Circa 1861, Angelina, ruling countess of an Italian principality, is at a loss when invaded by a Hungarian army. Her lookalike ancestress Francesca, who saved a similar situation 300 years ... See full summary »
Douglas Fairbanks Jr.,
The small kingdom of Marshovia has a little problem. The main tax-payer, the wealthy widow Sonia (who pays 52% of the taxes) has left for Paris. So Count Danilo is sent to Paris, to stop her from getting married to a stranger, so that the danger of removing the money is averted. But this is not as easy as the ambassador in Paris has planned.Written by
Stephan Eichenberg <firstname.lastname@example.org>
When Count Danilo leaves Madame Sonia's residence after his romantic efforts are rejected, there is a close up of him fully shutting the door. Next, when it cuts to a long shot of just Madame, you see that the door is not fully closed but is in the process of swinging shut on its own. See more »
You're charming, fascinating, delight - stop kicking me.
[pretending to be Fifi, a Maxim Girl]
Stop pinching me.
See more »
A slightly censored version was released to television in the 1950s - retitled "The Lady Dances". See more »
Andrew Sarris once wrote that "Lubitsch suggests the art of lilting waltz or bubbling champagne" and nowhere is this truer in "The Merry Widow", Lubitsch's last musical, his first transition to MGM, and my own pick for Lubitsch's greatest musical (rivalled only by either "One Hour With You"(1932) or "The Smiling Lieutenant"(1931)). It just doesn't get any better than this. Lubitsch's approach here is to exploit Cedric Gibbons' enchanting Art Deco with wit. He also displays an eye for real, human emotion within the marvellous, dreamy world. There are many highlights, including the rousing rendition of "Delia" at the beginning, Chevalier's Danilo at the Maxim's, but the most extraordinary of all is The Merry Widow Waltz, a joyous blend of gaiety and sadness. In several successive shots, Danilo and Jeanette MacDonald's Sonia are shown alone on a dance floor and then exquisitely enveloped by hordes of dancers sweeping in from all sides - then all this enchanting splendour is climaxed by Lubitsch revealing that the whole ballroom scene is the subjective dream of the lovers. What appears to be the dance of life is in fact the dance of death.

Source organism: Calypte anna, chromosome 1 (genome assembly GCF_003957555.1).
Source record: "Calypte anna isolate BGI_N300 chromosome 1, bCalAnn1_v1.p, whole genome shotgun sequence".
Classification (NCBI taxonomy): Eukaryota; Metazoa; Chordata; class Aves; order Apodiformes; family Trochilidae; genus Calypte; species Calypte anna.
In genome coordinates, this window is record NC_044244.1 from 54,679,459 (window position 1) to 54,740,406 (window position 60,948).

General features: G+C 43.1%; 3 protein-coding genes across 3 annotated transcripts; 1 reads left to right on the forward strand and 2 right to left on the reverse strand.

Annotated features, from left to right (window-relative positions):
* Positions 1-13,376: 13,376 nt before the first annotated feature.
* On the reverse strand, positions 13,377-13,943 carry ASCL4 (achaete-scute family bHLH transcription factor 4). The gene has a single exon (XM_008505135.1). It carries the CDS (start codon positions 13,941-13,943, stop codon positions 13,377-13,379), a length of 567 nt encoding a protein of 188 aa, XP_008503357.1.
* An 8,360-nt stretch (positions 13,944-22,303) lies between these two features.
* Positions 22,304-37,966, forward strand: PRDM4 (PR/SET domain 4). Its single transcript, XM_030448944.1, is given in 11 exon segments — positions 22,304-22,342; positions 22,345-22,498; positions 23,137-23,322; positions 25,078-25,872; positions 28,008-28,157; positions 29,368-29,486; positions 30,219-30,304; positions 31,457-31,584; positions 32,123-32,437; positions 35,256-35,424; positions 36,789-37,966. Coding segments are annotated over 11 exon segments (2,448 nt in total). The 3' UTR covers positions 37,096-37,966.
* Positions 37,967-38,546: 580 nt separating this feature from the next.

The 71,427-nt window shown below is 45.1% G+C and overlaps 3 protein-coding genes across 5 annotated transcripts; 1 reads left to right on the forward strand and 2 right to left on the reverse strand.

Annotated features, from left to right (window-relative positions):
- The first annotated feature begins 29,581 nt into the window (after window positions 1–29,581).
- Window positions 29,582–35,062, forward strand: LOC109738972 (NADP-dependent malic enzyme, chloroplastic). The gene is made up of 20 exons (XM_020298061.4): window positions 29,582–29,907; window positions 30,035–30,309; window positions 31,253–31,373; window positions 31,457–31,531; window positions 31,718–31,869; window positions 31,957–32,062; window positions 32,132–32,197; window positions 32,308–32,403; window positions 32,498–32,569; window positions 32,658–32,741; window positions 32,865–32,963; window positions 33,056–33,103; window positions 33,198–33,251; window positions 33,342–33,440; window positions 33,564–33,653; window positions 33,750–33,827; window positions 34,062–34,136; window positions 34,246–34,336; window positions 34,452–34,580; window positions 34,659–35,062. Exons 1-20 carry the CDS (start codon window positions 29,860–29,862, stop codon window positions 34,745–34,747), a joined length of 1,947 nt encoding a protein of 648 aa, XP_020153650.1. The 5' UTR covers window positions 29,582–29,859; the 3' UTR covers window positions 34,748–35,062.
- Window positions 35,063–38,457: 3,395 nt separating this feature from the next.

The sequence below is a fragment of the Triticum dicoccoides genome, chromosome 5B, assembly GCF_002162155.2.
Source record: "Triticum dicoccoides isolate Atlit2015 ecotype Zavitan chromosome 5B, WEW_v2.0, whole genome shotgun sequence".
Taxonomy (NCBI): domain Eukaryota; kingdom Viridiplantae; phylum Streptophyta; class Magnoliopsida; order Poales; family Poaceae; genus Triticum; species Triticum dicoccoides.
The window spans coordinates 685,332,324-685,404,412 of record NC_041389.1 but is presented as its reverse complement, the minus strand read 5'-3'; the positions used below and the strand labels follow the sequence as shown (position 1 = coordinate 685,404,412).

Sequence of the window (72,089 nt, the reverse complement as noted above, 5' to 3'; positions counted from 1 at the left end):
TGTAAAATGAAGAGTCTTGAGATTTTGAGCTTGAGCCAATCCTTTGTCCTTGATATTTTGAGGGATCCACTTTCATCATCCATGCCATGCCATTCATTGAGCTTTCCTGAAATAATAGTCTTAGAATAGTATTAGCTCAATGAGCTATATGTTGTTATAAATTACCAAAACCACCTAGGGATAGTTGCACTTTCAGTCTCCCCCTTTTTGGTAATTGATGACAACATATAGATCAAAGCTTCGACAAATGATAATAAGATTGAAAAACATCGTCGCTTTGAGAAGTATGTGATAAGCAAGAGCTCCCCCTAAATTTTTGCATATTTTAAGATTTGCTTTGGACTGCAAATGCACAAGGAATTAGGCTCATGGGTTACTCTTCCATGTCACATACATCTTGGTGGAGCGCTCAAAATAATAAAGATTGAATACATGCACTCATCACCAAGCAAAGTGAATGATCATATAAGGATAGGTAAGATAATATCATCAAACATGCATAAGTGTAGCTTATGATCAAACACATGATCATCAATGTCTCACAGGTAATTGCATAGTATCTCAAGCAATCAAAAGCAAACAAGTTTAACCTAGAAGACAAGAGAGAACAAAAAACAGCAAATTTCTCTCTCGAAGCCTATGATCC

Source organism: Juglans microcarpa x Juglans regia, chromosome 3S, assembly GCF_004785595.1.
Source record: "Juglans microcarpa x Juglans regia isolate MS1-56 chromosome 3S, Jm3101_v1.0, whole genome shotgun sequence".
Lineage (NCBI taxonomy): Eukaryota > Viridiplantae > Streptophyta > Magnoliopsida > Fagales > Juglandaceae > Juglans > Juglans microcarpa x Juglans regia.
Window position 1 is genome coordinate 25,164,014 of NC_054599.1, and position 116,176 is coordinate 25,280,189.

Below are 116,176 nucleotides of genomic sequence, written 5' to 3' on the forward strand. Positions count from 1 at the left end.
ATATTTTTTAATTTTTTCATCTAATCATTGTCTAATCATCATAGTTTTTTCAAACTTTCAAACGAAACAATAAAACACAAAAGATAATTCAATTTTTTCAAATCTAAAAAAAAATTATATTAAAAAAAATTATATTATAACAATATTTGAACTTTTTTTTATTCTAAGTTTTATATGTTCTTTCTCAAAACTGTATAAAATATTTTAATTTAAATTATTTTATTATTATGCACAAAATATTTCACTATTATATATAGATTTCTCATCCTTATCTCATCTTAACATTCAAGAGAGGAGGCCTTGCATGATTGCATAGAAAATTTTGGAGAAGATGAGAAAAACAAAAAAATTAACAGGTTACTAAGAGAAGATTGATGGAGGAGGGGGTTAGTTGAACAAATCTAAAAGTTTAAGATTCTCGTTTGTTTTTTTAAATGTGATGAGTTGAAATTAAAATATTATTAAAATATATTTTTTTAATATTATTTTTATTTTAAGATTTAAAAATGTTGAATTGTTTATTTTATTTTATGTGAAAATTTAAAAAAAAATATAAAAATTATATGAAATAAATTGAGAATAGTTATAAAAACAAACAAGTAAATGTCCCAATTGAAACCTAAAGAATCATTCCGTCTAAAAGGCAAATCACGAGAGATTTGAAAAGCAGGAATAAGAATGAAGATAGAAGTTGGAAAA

Lubitsch will later reprise the waltz in his imperishable 1943 masterpiece "Heaven Can Wait" when Don Ameche recalls it on his death bed. Not to Mention, Alfred Hitchcock in "Shadow of a Doubt" as a reminder of death and mortality.
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